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Need for mitigation spending highlighted after NSW wildfires

16th February 2017 - Author: Staff Writer

The Insurance Council of Australia (ICA) has highlighted the need for mitigation against natural disasters as New South Wales (NSW) continues to battle severe wildfires and last December heavy rainfall sparked flash floods, in what was described as a once-in-a-half-century weather event.

The ICA said “it’s important to recognise that prevention is better than cure when it comes to disasters,” urging the Federal Government to increase protection spending to AU$200 million (US$153mn) a year.

ICA Chief Executive Officer (CEO), Rob Whelan, stressed insurers’ concerns over a striking imbalance between government funding to prevent or minimise disasters, and the amount spent on recovering from their aftermath.

“Lifting federal mitigation spending to $200 million a year, matched by the states, will save significantly greater sums over time by reducing the need to repeatedly rebuild communities after disasters hit.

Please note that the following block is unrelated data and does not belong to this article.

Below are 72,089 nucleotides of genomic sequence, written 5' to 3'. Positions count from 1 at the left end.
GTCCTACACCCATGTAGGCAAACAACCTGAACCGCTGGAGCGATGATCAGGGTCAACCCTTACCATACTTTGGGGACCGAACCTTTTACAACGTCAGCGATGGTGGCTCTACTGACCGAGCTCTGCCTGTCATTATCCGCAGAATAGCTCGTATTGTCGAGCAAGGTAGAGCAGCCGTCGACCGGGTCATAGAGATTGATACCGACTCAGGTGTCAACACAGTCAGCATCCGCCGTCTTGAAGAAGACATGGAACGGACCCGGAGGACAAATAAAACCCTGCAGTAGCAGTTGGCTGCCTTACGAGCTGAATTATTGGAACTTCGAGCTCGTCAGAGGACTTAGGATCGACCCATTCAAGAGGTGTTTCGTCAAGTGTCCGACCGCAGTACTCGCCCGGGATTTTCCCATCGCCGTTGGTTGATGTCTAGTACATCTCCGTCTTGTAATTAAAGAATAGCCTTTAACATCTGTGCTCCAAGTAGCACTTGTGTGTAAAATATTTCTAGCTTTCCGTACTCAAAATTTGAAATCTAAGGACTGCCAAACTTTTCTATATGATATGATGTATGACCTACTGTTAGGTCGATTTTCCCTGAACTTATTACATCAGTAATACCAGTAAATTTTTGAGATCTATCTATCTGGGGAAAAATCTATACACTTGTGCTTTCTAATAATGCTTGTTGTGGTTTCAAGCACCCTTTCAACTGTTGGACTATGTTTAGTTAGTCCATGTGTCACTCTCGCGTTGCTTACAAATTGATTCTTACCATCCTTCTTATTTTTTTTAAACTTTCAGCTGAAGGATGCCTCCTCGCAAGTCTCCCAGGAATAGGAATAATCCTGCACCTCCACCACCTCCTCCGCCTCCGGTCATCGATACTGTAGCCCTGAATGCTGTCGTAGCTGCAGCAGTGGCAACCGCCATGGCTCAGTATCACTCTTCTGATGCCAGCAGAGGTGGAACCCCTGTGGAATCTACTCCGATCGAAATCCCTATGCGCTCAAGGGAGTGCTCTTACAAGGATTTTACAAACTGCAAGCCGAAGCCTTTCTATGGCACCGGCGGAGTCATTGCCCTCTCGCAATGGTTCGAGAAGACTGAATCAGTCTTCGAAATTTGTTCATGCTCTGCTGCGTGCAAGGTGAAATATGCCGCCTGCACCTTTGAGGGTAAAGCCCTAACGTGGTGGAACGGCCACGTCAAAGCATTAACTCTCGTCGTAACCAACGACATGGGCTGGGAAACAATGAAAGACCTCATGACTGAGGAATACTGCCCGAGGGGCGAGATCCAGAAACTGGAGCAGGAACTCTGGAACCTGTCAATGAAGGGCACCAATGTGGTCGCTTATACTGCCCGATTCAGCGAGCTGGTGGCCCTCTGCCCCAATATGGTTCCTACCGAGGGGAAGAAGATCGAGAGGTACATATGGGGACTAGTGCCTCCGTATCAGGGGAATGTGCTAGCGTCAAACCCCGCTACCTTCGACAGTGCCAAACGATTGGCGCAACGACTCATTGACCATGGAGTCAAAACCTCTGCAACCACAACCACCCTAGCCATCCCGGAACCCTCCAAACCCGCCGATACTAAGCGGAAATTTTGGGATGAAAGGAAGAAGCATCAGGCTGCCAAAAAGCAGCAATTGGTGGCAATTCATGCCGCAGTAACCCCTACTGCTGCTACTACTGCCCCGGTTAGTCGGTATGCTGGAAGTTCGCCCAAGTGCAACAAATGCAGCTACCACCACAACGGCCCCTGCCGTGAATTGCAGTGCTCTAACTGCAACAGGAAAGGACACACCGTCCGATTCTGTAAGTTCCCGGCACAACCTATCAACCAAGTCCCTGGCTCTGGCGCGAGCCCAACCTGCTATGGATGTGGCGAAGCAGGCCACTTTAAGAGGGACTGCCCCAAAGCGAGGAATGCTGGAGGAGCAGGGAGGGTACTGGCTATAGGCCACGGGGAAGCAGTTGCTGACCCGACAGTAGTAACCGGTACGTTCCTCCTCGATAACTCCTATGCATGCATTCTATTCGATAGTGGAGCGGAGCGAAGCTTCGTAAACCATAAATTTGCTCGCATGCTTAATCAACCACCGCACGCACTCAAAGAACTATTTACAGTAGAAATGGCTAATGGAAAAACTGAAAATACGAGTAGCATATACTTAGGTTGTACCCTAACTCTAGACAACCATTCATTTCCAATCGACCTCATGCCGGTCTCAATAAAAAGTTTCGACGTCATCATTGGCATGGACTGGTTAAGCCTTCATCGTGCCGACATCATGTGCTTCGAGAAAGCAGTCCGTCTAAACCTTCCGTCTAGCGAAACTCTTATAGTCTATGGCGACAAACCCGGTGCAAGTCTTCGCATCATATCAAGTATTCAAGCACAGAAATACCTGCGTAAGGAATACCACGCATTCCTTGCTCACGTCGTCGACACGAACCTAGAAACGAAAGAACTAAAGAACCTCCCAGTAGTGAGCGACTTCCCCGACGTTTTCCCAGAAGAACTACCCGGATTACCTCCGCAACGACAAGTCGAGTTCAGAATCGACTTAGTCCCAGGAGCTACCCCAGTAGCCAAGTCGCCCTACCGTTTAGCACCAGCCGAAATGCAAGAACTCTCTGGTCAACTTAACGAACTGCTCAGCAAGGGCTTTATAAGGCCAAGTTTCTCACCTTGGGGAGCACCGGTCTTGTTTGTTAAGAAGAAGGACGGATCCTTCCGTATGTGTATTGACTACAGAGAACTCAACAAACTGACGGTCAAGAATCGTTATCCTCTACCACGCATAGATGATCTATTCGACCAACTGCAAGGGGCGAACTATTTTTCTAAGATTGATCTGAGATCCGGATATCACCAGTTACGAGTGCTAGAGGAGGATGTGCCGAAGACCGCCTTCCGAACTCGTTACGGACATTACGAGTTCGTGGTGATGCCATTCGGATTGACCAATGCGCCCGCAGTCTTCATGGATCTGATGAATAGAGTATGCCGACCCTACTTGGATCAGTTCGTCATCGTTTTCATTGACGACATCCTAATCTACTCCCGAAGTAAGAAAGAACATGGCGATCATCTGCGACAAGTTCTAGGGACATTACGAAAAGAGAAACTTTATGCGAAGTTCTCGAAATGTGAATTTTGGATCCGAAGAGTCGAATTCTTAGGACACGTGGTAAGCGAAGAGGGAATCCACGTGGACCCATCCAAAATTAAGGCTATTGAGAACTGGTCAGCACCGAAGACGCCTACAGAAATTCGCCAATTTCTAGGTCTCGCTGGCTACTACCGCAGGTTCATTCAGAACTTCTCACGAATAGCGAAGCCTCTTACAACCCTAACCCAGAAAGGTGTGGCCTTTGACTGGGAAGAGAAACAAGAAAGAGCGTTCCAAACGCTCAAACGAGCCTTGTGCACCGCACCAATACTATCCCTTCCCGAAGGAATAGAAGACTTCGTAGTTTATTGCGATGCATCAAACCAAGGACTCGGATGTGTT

“It will also spare many vulnerable communities the distress of seeing homes, business and other treasured possessions destroyed, and improve their long-term viability,” Whelan said.

Though last May’s budget saw federal funding for the National Partnership on Natural Disaster Resilience rise from AU$13.4 million to AU$52.2 million in 2016-17, Whelan said recent catastrophe’s have shown that more needed to be done; “In June last year, Prime Minister Malcolm Turnbull stood on the rebuilt levee system that shielded Launceston from severe flooding, and noted the need for a greater focus on natural disaster mitigation.

“Yet less than six months later, the government announced it would not boost mitigation funding to the level recommended by the Productivity Commission.

“The Productivity Commission found funding for reconstruction and recovery consumed 97 per cent of disaster funding in Australia, compared with only 3 per cent that went towards mitigation and community resilience measures. With predictions that the annual cost of natural disasters will rise from $9 billion today to $33 billion by 2050, starting to reverse this funding approach will save lives, property and money,” said Whelan.

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